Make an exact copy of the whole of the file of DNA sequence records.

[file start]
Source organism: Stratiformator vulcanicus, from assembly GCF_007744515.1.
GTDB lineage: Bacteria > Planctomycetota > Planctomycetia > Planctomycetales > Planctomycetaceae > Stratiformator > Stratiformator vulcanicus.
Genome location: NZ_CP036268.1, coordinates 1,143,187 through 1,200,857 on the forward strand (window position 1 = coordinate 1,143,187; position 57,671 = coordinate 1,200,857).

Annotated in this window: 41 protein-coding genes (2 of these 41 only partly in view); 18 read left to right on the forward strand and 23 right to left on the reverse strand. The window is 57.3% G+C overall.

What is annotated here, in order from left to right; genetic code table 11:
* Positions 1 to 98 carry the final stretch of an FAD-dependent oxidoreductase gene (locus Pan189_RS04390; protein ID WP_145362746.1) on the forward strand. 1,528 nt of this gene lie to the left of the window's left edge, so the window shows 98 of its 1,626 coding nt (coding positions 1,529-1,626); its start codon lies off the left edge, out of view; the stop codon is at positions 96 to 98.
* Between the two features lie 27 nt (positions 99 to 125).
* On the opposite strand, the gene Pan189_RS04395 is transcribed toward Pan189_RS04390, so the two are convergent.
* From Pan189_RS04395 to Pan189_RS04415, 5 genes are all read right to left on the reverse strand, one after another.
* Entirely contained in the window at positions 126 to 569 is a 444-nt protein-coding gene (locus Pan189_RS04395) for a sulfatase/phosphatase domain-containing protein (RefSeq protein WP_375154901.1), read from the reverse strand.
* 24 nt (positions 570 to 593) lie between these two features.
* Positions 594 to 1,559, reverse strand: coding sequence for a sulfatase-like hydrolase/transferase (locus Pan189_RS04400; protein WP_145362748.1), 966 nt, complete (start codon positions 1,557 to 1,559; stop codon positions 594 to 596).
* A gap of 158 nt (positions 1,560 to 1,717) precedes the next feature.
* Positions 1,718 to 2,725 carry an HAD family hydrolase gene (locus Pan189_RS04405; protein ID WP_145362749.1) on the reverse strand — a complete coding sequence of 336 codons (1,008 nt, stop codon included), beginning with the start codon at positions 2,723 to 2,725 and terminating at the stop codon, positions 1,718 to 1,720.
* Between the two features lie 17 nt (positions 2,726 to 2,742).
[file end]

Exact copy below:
Source organism: Stratiformator vulcanicus, from assembly GCF_007744515.1.
GTDB lineage: Bacteria > Planctomycetota > Planctomycetia > Planctomycetales > Planctomycetaceae > Stratiformator > Stratiformator vulcanicus.
Genome location: NZ_CP036268.1, coordinates 1,143,187 through 1,200,857 on the forward strand (window position 1 = coordinate 1,143,187; position 57,671 = coordinate 1,200,857).

Annotated in this window: 41 protein-coding genes (2 of these 41 only partly in view); 18 read left to right on the forward strand and 23 right to left on the reverse strand. The window is 57.3% G+C overall.

What is annotated here, in order from left to right; genetic code table 11:
* Positions 1 to 98 carry the final stretch of an FAD-dependent oxidoreductase gene (locus Pan189_RS04390; protein ID WP_145362746.1) on the forward strand. 1,528 nt of this gene lie to the left of the window's left edge, so the window shows 98 of its 1,626 coding nt (coding positions 1,529-1,626); its start codon lies off the left edge, out of view; the stop codon is at positions 96 to 98.
* Between the two features lie 27 nt (positions 99 to 125).
* On the opposite strand, the gene Pan189_RS04395 is transcribed toward Pan189_RS04390, so the two are convergent.
* From Pan189_RS04395 to Pan189_RS04415, 5 genes are all read right to left on the reverse strand, one after another.
* Entirely contained in the window at positions 126 to 569 is a 444-nt protein-coding gene (locus Pan189_RS04395) for a sulfatase/phosphatase domain-containing protein (RefSeq protein WP_375154901.1), read from the reverse strand.
* 24 nt (positions 570 to 593) lie between these two features.
* Positions 594 to 1,559, reverse strand: coding sequence for a sulfatase-like hydrolase/transferase (locus Pan189_RS04400; protein WP_145362748.1), 966 nt, complete (start codon positions 1,557 to 1,559; stop codon positions 594 to 596).
* A gap of 158 nt (positions 1,560 to 1,717) precedes the next feature.
* Positions 1,718 to 2,725 carry an HAD family hydrolase gene (locus Pan189_RS04405; protein ID WP_145362749.1) on the reverse strand — a complete coding sequence of 336 codons (1,008 nt, stop codon included), beginning with the start codon at positions 2,723 to 2,725 and terminating at the stop codon, positions 1,718 to 1,720.
* Between the two features lie 17 nt (positions 2,726 to 2,742).